Skip to Content

Thursday, February 20th, 2020


by December 20, 2017 Health

Bernama’s correspondent in Singapore Massita Ahmad shares her take from across the Causeway.

SINGAPORE– While some segments of the Malaysian society got riled up over an uncouth remark on the Bugis ancestry recently, across the Causeway an ongoing exhibition is helping to shed light on who the real Bugis were.

The Sirri na Pesse exhibition examines the various facets of the Bugis identity, the people who have etched their names in the region’s annals as ambitious royals, enterprising merchants and fierce warriors, and certainly not pirates as claimed by some in Malaysia.

Aptly titled after the core values of Sirri (Honour) and Pesse (Pride) in the Bugis language, I found the the exhibition organised by the Singapore Malay Heritage Centre (MHC) very enlightening especially after the Bugis polemics took centre stage in the Malaysian political scene.

The exhibition at Istana Kampung Gelam here that is to go on until June 24, 2018, features the history and development of the Bugis community, the smaller Malay sub-ethnic group in Singapore.

The Bugis have been part and parcel of Singapore’s rich history. There is evidence that they played a significant role as trade intermediaries for the British East India Company.

At the exhibition, a letter to the Governor-General of India in 1800 noted that; “In the 19th century, Bugis earned the reputation of being ‘bold trusty people’ in the region without whom the British found it impossible to carry on with our affairs in the region.”

MHC in a caption at the exhibition noted that the Bugis traders’ presence in Singapore was evident during the early part of the 19th century, when the island was already a bustling trading hub.

“The Bugis merchant then was described as a seasoned traveler of the region. He would step out from a phinisi, a traditional Bugis sailing ship, bringing with him an intricately carved wrought brass chest, complete with vanity compartments, and filled with items such as valuable jewellery.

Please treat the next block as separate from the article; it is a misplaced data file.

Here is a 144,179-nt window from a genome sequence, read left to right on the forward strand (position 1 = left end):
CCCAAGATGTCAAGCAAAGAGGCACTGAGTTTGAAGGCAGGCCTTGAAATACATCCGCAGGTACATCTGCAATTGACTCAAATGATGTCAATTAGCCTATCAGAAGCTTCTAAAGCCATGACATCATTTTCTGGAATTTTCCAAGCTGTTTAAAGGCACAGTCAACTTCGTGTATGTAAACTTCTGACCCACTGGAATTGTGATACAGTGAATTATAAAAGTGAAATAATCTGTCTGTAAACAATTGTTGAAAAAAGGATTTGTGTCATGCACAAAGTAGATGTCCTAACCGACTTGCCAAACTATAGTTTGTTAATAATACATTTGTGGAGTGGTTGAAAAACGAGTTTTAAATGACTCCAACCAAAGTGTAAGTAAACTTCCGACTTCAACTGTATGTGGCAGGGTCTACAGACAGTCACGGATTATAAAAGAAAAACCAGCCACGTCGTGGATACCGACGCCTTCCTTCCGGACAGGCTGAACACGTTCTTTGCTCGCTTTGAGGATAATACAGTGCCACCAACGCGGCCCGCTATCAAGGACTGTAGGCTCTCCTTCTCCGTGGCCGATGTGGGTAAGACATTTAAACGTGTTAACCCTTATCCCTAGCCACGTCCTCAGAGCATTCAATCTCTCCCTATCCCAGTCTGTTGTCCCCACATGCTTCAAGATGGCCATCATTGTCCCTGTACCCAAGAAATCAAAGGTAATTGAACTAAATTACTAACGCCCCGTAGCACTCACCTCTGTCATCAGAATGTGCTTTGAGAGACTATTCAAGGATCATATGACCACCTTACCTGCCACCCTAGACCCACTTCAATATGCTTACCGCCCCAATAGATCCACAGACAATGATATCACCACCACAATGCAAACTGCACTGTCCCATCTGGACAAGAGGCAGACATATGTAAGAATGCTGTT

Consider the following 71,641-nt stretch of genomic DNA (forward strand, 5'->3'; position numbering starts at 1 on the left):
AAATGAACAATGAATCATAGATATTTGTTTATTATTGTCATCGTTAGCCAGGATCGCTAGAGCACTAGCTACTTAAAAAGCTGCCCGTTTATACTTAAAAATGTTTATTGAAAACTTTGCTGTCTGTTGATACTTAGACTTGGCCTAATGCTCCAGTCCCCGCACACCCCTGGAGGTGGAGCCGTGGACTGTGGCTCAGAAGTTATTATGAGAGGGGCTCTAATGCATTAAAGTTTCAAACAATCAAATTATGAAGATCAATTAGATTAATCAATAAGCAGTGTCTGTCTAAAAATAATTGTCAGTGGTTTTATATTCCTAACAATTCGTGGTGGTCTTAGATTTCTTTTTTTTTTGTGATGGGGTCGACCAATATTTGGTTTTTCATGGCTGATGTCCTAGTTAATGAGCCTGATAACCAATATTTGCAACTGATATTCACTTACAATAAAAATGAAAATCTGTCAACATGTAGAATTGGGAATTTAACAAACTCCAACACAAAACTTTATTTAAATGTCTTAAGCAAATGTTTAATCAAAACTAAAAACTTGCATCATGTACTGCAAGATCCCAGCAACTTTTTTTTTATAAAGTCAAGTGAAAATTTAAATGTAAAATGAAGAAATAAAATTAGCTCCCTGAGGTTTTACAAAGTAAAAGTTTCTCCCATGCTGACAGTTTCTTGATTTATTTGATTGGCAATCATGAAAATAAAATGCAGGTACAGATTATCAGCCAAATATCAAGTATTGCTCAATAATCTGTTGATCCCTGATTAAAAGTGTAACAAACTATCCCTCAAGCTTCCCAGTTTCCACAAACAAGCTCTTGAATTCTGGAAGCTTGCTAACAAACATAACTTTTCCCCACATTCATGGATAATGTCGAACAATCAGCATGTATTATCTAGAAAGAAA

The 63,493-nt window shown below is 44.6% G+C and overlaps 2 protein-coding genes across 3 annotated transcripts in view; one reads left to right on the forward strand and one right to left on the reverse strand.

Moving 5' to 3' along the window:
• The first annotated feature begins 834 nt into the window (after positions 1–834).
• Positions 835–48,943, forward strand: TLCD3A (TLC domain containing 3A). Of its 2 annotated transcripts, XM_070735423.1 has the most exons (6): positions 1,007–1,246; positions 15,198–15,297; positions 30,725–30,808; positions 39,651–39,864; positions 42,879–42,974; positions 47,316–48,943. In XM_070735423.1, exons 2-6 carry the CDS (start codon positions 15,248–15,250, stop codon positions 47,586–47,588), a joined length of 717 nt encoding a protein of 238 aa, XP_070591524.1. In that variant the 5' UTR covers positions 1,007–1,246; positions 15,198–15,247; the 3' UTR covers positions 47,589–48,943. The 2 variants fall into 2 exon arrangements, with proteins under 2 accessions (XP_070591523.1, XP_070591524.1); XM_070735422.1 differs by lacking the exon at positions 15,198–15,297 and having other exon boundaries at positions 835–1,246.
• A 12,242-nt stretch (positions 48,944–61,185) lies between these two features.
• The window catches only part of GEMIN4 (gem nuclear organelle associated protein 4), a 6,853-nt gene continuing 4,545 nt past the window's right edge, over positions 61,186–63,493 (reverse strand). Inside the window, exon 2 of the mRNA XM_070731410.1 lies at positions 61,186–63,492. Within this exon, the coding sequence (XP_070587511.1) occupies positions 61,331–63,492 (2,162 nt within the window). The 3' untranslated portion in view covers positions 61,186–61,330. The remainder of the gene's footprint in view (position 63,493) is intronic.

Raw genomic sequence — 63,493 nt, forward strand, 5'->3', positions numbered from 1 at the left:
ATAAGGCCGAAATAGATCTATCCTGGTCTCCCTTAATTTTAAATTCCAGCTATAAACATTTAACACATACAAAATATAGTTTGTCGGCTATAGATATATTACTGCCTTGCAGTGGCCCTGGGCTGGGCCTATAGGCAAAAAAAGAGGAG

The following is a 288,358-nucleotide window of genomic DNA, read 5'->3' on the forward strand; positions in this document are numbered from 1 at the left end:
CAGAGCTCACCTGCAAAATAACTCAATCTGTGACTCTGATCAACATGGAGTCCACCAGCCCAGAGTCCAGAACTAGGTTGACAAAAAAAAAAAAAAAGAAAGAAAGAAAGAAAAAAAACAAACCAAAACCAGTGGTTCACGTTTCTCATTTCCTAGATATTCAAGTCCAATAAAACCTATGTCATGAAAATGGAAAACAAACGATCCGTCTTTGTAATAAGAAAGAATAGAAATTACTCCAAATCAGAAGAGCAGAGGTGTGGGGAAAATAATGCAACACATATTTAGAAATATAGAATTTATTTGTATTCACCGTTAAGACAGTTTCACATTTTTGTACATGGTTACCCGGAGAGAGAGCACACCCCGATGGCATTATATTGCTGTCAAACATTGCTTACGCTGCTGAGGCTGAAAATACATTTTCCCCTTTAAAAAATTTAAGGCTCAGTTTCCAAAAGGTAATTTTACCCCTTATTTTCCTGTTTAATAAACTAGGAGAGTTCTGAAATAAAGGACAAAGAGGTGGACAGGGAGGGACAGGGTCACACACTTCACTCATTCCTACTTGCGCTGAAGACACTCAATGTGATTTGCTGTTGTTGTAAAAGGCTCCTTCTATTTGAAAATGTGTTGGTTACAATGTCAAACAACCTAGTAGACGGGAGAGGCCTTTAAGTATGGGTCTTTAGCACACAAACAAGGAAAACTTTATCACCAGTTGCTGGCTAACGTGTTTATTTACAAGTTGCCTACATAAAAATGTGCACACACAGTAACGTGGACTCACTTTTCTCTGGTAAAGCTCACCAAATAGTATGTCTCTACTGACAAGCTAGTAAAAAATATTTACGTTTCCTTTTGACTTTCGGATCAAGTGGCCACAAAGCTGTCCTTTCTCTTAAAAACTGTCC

“Some of these would be traded or sold, and leave Singapore shores; others would remain here, surviving as treasured objects and family heirlooms until today,” said another caption at the exhibition.

History states that the Bugis went as far as Yemen to trade and they literally lived on their ships.

Today, these objects serve as some of the visible reminders of the proud legacy of the Bugis people.

The stories and memories they hold tell of the earliest seafaring traders to Singapore whose history is closely inter-twined with Singapore’s narrative as a port city.

Some of the 40 objects on display are treasured family heirlooms on loan from Singaporeans of Bugis descent, such as the rich textiles worn during traditional Bugis weddings practiced even till today.

Another interesting item at the exhibition is an intricate brass chest from Sulawesi, complete with vanity compartments and an inventory list of jewellery and a moneylender’s memo.

The inventory list includes various diamond necklaces, a gold ashtray, several diamond brooches and a few pieces of finely-crafted baju kurung (traditional Malay women’s attire).

The settlement of the Bugis in British colonies also made them the subject of interest among missionaries who published a guide on the Bugis language.

The guide A Vocabulary of the English, Bugis and Malay Languages, containing about 2,000 words’ was published by Mission Press in 1833 and it is among the artefacts showcased at the exhibition.

A Haj guidance booklet by Sheikh Haji Husain Abdul Rahman Bugis containing several prayers to be read during the course of the Haj pilgrimage is also on display.

The author’s name ‘Bugis’ suggests his association with the Bugis community, and the booklet itself is written in Bugis Lontara and Arabic script.

A 20th century salasilah (genealogy) typed by the late Raja Adnan Raja Salaman (1929�2005) using a Hanimex ‘Regal’ typewriter, is also one of the artefact showcased.

Raja Adnan is one of the grandsons of Raja Ali (Tengku Nong) Raja Muhammad (1869�1955), of the Riau-Lingga royalty, who the later used the typewriter to record his family’s genealogy, a labour of love he undertook until his passing at the age of 86. The typewriter is also on display.

Beyond the exhibition, there is an MRT station here named after the Bugis community – Bugis MRT Station.

The community have certainly earned a recognition for themselves and are certainly proud of their Bugis heritage.

For me, the visit to the exhibition provided me the best opportunity to learn of the community’s rich history and help overcome the wrong perceptions harboured by some on the Bugis community.